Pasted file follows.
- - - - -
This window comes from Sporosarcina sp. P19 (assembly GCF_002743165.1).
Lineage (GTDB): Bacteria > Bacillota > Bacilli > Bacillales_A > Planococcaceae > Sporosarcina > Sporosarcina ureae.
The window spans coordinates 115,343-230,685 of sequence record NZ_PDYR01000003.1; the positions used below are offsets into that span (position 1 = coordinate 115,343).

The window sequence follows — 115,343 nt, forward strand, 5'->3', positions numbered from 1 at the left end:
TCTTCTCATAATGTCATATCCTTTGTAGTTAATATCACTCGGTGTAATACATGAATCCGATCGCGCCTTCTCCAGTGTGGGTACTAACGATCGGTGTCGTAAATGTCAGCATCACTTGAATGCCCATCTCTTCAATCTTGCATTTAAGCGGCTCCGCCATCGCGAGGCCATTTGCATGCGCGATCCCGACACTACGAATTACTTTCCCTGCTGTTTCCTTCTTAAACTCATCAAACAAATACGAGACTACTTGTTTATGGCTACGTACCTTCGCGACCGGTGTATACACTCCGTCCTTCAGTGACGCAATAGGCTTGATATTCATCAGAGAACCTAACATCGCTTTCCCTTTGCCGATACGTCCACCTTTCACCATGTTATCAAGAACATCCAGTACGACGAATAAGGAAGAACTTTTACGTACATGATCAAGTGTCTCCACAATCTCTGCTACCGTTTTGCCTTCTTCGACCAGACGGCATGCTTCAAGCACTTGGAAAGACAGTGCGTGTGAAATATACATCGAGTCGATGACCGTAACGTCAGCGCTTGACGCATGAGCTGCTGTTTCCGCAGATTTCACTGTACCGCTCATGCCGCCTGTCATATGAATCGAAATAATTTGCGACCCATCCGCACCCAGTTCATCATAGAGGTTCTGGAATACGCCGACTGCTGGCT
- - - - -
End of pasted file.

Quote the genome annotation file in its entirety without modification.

This window comes from Sporosarcina sp. P19 (assembly GCF_002743165.1).
Lineage (GTDB): Bacteria > Bacillota > Bacilli > Bacillales_A > Planococcaceae > Sporosarcina > Sporosarcina ureae.
The window spans coordinates 115,343-230,685 of sequence record NZ_PDYR01000003.1; the positions used below are offsets into that span (position 1 = coordinate 115,343).

The window sequence follows — 115,343 nt, forward strand, 5'->3', positions numbered from 1 at the left end:
TCTTCTCATAATGTCATATCCTTTGTAGTTAATATCACTCGGTGTAATACATGAATCCGATCGCGCCTTCTCCAGTGTGGGTACTAACGATCGGTGTCGTAAATGTCAGCATCACTTGAATGCCCATCTCTTCAATCTTGCATTTAAGCGGCTCCGCCATCGCGAGGCCATTTGCATGCGCGATCCCGACACTACGAATTACTTTCCCTGCTGTTTCCTTCTTAAACTCATCAAACAAATACGAGACTACTTGTTTATGGCTACGTACCTTCGCGACCGGTGTATACACTCCGTCCTTCAGTGACGCAATAGGCTTGATATTCATCAGAGAACCTAACATCGCTTTCCCTTTGCCGATACGTCCACCTTTCACCATGTTATCAAGAACATCCAGTACGACGAATAAGGAAGAACTTTTACGTACATGATCAAGTGTCTCCACAATCTCTGCTACCGTTTTGCCTTCTTCGACCAGACGGCATGCTTCAAGCACTTGGAAAGACAGTGCGTGTGAAATATACATCGAGTCGATGACCGTAACGTCAGCGCTTGACGCATGAGCTGCTGTTTCCGCAGATTTCACTGTACCGCTCATGCCGCCTGTCATATGAATCGAAATAATTTGCGACCCATCCGCACCCAGTTCATCATAGAGGTTCTGGAATACGCCGACTGCTGGCT